What are we here for? - Questions we would like to ask God

One of my series of magazine articles following a survey to find out what questions our congregations would like to ask God.


What are we here for?

We've reached number seven on our top ten questions for God. This was the very philosophical question about our purpose in life: What are we here for? Without an answer, life becomes meaningless, which is what many people feel today. Perhaps this explains why so many people now seem to be living ruthlessly for their own pleasure and enjoyment. As Paul, quoting Isaiah, says in 1 Corinthians 15:32 “If the dead are not raised, 'Let us eat and drink, for tomorrow we die'” (NIV).

Of course, like Paul, Christians believe both that Jesus was raised and that the dead will be raised and this gives us a better alternative. The Bible teaches us that we were made by God to glorify him. So, for example, Isaiah writes “I will say to the north,`Give them up!' and to the south,`Do not hold them back.' Bring my sons from afar and my daughters from the ends of the earth – everyone who is called by my name, whom I created for my glory, whom I formed and made” (Isaiah 43:6-7 NIV) and Paul reminds us that whether you eat or drink or whatever you do, do it all for the glory of God” (1 Corinthians 10:31 NIV).

I think this leaves us with four questions:
  1. What does it mean to glorify God?
  2. How can we glorify God?
  3. Is God not a bit self-centred making us purely for the purpose of glorifying him?
  4. Is this glorifying God boring?

So, one at a time. What does it mean to glorify God? God's glory is his infinite greatness and worth. So to glorify God does not mean that we add something good to God, we do not make him more glorious than he already is – that is just not possible. It means that our purpose is to show God to be as wonderful, great and amazing as he really is. The author John Piper describes it as magnifying God like a telescope. When we use a telescope to look at the stars, you take something that is incredible, but hard to see, and make it's reality more visible. So the purpose of our lives is to make the awesome, incredible, greatness of God, more visible.

How can we do that? We need to see that this is centred on Jesus Christ. Talking of Jesus, Paul writes “For by him all things were created: things in heaven and on earth, visible and invisible, whether thrones or powers or rulers or authorities; all things were created by him and for him” (Colossians 1:16 NIV) and so primarily our purpose in life is to accept Jesus as Lord and Saviour. If we reject him, we are rejecting God (Luke 10:16) and so our life will lose its purpose. If we have accepted Jesus as Lord and Saviour, then we are to live our life in every respect to the glory of God (1 Corinthians 10:31). In practice that means knowing and applying God's word to all our lives. The Catechism in the Book of Common Prayer (which is well worth a look), looking at the 10 Commandments (Exodus 20:1-17) and then Jesus summary of the Law (Mark 12:28-34), summarises this as loving God and loving neighbour, noting that we are unable to do it without God's grace working in us.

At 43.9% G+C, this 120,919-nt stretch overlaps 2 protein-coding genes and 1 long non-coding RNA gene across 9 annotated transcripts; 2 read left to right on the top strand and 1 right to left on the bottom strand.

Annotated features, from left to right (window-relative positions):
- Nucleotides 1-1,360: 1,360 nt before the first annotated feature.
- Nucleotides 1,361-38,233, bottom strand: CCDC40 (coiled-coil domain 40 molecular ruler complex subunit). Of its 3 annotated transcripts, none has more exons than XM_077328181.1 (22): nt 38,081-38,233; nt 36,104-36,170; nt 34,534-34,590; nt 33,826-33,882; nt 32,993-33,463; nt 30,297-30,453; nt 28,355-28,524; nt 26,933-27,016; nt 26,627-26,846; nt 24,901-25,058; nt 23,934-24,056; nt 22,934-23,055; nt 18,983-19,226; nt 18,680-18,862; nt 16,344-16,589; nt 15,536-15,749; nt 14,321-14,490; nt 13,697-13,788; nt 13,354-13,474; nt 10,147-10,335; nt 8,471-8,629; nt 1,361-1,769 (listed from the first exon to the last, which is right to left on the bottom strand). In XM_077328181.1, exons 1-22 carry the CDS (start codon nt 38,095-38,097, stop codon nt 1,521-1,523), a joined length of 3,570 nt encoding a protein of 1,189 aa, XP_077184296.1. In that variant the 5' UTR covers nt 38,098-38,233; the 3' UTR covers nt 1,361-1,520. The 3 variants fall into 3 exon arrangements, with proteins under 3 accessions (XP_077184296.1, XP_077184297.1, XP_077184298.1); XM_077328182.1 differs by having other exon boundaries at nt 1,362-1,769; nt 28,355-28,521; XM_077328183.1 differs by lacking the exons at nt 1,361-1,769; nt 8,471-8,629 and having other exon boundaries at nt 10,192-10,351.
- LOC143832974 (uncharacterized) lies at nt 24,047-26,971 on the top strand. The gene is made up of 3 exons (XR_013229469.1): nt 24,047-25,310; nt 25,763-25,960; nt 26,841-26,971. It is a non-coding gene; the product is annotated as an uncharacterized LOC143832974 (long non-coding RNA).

But is God really a bit self-centred asking this of us? The reality is that whenever we make something it says something about us, if it is good then in some sense it gives us glory and it's not a bad thing if it's a deserved glory and we are not trying to achieve for some evil intent (which we usually are!). And here we see the difference between God and us. On the one hand he is worth infinite glory (unlike us). On the other he does not seek it with evil intent and in fact he does not need it. In fact rather than seeking his glory for evil purposes, God does it for good purposes, which include our good.

This leads to the final question. We do not have to dutifully live out a boring life, because that is our purpose. Rather God, in his great love, has made us so that we find complete joy and fulfilment glorifying him. So, for example, the Psalmist can write “Blessed are the people whose God is the LORD” (Psalm 114:15) and Jesus can tell us that his followers, “I have have come that they may have life, and have it to the full” (John 10:10). To quote John Piper's summary, (which is a modification of the Westminster Shorter Catechism if you are interested!): “The chief end of man is to glorify God by enjoying him forever.” So God's purpose for us in life is also a great joy. Let's pray that by his grace we can seek to have that purpose for our lives.


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